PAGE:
The Greens believe that Private First Class Bradley Manning's trial and sentence sets very dangerous precedents for whistleblowers, journalists, publishers and democracy itself.
"After more than three years in prison, initially in an animal cage and sometimes stripped naked, Bradley Manning has been sentenced for 35 years (with 1294 days credit) for telling the truth about dirty wars," said Senator Scott Ludlam, Australian Greens Communications spokesperson.
"Throughout, this extraordinarily brave young man of 25 has maintained his dignity. He has inspired many others, including Edward Snowden, and there will be more.
"I have joined many thousands of people around the world who believe that the public deserves the truth and whistleblowers deserve a fair trial. We have declared, "I am Bradley Manning" because we hope that we would also tell the truth about war crimes, abuse of power and human rights violation.
"Bradley Manning has not had a fair trial. Key documents were withheld from Manning and his defence team used by the prosecution and the trial entailed many closed sessions. The majority of court records have been kept secret, transcripts have not been made public requiring unofficial transcripts to be made and journalists have only been able to access parts of the trial.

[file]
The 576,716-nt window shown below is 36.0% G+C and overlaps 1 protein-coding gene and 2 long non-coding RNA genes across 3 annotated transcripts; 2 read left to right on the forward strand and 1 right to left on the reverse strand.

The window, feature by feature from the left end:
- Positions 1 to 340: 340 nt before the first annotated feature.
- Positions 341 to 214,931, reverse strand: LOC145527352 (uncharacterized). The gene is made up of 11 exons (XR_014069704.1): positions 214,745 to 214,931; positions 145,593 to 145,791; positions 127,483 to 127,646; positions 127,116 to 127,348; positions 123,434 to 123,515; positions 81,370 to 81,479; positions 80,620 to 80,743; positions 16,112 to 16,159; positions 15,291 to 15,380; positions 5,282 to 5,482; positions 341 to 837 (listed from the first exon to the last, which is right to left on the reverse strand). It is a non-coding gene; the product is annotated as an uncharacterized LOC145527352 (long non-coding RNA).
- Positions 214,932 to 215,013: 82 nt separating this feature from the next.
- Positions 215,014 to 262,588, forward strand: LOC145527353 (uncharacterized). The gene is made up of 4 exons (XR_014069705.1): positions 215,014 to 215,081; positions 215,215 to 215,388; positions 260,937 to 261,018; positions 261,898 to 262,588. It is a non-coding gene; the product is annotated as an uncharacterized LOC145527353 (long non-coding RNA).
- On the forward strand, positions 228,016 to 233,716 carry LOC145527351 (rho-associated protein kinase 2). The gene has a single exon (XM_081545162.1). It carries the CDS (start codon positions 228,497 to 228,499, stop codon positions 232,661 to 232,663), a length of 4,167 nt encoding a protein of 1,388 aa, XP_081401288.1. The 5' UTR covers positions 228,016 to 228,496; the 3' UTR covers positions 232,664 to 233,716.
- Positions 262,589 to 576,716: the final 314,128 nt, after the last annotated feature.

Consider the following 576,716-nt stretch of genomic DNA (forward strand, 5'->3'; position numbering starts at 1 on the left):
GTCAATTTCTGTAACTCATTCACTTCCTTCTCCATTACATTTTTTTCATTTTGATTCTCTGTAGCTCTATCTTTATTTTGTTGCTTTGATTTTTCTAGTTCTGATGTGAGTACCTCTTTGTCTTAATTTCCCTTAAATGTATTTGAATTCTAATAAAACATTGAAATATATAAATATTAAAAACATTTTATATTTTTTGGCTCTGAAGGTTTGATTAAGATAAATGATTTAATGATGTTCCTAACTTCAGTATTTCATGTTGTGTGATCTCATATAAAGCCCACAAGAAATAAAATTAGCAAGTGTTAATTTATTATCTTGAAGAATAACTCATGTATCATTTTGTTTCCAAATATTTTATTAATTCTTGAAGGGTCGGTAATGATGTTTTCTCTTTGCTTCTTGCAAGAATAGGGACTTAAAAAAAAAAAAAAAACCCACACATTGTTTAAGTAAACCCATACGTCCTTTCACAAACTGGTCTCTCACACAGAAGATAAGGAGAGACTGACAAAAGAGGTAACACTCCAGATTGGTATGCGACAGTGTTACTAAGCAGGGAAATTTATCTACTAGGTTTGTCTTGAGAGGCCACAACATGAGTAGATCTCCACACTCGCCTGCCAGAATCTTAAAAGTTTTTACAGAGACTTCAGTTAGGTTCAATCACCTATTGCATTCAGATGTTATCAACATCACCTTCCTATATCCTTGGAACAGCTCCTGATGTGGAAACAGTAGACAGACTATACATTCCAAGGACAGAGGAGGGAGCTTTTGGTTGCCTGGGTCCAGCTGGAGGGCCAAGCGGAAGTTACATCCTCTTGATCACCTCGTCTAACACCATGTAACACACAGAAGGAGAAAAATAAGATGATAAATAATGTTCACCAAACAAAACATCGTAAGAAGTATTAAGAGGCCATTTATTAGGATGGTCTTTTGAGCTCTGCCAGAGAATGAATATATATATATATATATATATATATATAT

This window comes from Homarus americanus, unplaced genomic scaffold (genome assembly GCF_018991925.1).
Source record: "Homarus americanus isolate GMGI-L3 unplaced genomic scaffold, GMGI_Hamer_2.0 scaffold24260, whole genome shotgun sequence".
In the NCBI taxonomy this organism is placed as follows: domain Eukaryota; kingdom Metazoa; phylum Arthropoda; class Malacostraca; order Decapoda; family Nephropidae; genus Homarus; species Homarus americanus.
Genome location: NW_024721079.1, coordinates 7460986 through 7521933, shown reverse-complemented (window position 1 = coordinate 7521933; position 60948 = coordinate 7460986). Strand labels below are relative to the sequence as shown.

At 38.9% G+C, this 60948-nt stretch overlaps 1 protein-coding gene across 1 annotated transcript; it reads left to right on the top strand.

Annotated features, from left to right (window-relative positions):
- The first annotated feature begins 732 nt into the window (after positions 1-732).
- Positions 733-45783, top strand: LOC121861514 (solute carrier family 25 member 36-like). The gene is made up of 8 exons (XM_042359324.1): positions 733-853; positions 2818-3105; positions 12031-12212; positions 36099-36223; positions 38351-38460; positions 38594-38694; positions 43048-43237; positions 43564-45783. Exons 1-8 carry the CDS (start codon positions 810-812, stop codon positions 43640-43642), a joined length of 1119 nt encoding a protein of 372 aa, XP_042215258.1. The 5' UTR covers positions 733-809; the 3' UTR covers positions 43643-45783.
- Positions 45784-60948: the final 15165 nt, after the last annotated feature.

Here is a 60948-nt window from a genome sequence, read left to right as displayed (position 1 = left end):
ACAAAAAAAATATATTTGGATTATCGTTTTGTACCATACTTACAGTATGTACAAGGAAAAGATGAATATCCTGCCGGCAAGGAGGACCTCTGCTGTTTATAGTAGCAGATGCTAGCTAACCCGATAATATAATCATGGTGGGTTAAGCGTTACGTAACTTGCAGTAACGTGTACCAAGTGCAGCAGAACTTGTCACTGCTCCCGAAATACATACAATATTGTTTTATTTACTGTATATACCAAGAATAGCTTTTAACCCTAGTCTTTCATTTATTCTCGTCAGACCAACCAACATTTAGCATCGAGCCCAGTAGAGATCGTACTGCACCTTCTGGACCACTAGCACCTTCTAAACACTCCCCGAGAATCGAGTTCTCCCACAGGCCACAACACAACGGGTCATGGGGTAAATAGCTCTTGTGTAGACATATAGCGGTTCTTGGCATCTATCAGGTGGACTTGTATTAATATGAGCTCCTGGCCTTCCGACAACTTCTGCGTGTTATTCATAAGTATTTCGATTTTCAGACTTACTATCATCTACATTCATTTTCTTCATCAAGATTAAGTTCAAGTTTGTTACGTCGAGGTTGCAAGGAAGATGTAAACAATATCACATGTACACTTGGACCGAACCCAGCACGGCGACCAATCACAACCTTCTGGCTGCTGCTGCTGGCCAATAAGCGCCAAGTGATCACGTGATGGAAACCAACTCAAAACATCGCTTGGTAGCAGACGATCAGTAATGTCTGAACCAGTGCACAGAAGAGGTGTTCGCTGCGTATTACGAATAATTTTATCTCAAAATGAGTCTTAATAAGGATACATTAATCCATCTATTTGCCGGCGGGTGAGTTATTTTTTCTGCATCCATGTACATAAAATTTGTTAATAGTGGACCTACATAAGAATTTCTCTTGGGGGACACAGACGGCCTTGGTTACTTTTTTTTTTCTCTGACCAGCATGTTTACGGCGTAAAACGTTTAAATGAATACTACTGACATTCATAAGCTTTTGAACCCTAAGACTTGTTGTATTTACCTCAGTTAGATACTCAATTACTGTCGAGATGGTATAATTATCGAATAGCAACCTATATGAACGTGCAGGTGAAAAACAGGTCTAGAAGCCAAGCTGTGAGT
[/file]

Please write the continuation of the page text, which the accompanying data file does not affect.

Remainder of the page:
"Manning's defence team wanted to call 48 witnesses but were allowed only 10. The prosecution produced 80 - 28 in person and 50 written statements, several in secret. The court ruled motive and the lack of actual damage as not relevant in the trial, pre-emptively eliminating defence key arguments.
"Bradley Manning has the support of many people and organisations around the world who will not stop campaigning on his behalf, among them the Centre for Constitutional Rights, Frontline and the Wikileaks publishing organisation.
"I wish to pay particular tribute to the work of Alexa O'Brien, one of the world's finest independent journalists who has diligently followed every step of Bradley Manning's trial, helping many around the world to understand its significance. Unfortunately, today's sentencing does not bring that work to a close, but merely starts another chapter to defend whistleblowers, journalists and publishers from persecution," Senator Ludlam concluded.